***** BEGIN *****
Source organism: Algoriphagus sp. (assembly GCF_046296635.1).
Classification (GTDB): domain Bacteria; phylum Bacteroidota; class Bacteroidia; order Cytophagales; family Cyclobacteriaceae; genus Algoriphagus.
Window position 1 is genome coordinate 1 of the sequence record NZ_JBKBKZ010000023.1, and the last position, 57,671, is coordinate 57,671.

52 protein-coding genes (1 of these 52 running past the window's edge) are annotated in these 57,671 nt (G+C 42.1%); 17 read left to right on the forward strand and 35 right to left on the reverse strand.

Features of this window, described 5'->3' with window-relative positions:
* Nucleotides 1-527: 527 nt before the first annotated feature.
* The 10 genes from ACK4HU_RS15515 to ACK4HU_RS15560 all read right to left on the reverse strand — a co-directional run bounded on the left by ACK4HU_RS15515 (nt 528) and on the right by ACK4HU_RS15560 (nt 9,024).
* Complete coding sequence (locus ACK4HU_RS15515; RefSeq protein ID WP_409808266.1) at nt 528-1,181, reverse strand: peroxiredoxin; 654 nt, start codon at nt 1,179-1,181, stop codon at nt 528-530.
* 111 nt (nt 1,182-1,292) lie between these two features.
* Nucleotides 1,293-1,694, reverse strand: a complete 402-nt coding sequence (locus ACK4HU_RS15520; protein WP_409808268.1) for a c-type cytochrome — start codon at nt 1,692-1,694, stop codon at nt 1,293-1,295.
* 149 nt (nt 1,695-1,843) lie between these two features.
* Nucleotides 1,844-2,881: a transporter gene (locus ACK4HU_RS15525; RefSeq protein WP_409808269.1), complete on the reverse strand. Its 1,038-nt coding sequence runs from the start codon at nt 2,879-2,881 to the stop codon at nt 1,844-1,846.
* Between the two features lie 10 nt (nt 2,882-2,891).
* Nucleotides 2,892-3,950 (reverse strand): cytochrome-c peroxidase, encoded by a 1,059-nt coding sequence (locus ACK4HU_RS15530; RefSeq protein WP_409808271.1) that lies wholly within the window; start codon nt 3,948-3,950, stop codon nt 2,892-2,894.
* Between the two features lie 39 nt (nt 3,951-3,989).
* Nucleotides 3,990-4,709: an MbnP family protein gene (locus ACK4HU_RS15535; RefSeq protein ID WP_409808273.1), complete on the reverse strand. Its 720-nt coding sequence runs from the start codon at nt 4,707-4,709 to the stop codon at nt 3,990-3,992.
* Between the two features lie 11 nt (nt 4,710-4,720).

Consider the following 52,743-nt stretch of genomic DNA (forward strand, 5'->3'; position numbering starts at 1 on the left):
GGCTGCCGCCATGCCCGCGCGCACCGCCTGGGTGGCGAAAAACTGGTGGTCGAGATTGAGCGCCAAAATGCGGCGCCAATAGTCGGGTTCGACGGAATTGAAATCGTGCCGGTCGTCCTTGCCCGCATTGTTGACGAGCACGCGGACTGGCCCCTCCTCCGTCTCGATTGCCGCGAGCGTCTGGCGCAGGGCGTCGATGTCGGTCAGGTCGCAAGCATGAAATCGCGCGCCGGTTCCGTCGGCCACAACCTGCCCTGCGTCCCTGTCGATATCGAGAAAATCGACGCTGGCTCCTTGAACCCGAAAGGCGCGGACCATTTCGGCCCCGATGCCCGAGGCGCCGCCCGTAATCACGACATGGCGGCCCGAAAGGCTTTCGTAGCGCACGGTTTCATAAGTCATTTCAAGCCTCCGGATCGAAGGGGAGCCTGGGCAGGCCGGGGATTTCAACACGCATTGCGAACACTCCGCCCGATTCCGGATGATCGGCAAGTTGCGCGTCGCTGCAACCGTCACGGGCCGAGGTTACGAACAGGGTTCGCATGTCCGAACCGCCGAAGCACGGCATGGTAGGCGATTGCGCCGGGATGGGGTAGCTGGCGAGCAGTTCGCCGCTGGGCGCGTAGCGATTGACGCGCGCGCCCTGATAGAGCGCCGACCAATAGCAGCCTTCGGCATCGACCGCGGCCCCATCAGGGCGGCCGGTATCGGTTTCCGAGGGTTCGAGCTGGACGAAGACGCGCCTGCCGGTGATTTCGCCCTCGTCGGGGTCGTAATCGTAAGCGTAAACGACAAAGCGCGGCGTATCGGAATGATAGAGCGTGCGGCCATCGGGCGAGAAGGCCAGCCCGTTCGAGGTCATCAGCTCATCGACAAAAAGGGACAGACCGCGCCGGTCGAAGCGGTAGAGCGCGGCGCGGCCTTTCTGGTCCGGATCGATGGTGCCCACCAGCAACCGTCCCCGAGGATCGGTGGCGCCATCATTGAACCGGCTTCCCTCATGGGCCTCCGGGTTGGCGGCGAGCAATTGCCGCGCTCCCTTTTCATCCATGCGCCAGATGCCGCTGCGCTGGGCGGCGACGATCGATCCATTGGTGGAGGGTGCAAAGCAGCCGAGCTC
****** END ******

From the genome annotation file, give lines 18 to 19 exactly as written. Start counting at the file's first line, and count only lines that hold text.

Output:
Consider the following 52,743-nt stretch of genomic DNA (forward strand, 5'->3'; position numbering starts at 1 on the left):
GGCTGCCGCCATGCCCGCGCGCACCGCCTGGGTGGCGAAAAACTGGTGGTCGAGATTGAGCGCCAAAATGCGGCGCCAATAGTCGGGTTCGACGGAATTGAAATCGTGCCGGTCGTCCTTGCCCGCATTGTTGACGAGCACGCGGACTGGCCCCTCCTCCGTCTCGATTGCCGCGAGCGTCTGGCGCAGGGCGTCGATGTCGGTCAGGTCGCAAGCATGAAATCGCGCGCCGGTTCCGTCGGCCACAACCTGCCCTGCGTCCCTGTCGATATCGAGAAAATCGACGCTGGCTCCTTGAACCCGAAAGGCGCGGACCATTTCGGCCCCGATGCCCGAGGCGCCGCCCGTAATCACGACATGGCGGCCCGAAAGGCTTTCGTAGCGCACGGTTTCATAAGTCATTTCAAGCCTCCGGATCGAAGGGGAGCCTGGGCAGGCCGGGGATTTCAACACGCATTGCGAACACTCCGCCCGATTCCGGATGATCGGCAAGTTGCGCGTCGCTGCAACCGTCACGGGCCGAGGTTACGAACAGGGTTCGCATGTCCGAACCGCCGAAGCACGGCATGGTAGGCGATTGCGCCGGGATGGGGTAGCTGGCGAGCAGTTCGCCGCTGGGCGCGTAGCGATTGACGCGCGCGCCCTGATAGAGCGCCGACCAATAGCAGCCTTCGGCATCGACCGCGGCCCCATCAGGGCGGCCGGTATCGGTTTCCGAGGGTTCGAGCTGGACGAAGACGCGCCTGCCGGTGATTTCGCCCTCGTCGGGGTCGTAATCGTAAGCGTAAACGACAAAGCGCGGCGTATCGGAATGATAGAGCGTGCGGCCATCGGGCGAGAAGGCCAGCCCGTTCGAGGTCATCAGCTCATCGACAAAAAGGGACAGACCGCGCCGGTCGAAGCGGTAGAGCGCGGCGCGGCCTTTCTGGTCCGGATCGATGGTGCCCACCAGCAACCGTCCCCGAGGATCGGTGGCGCCATCATTGAACCGGCTTCCCTCATGGGCCTCCGGGTTGGCGGCGAGCAATTGCCGCGCTCCCTTTTCATCCATGCGCCAGATGCCGCTGCGCTGGGCGGCGACGATCGATCCATTGGTGGAGGGTGCAAAGCAGCCGAGCTC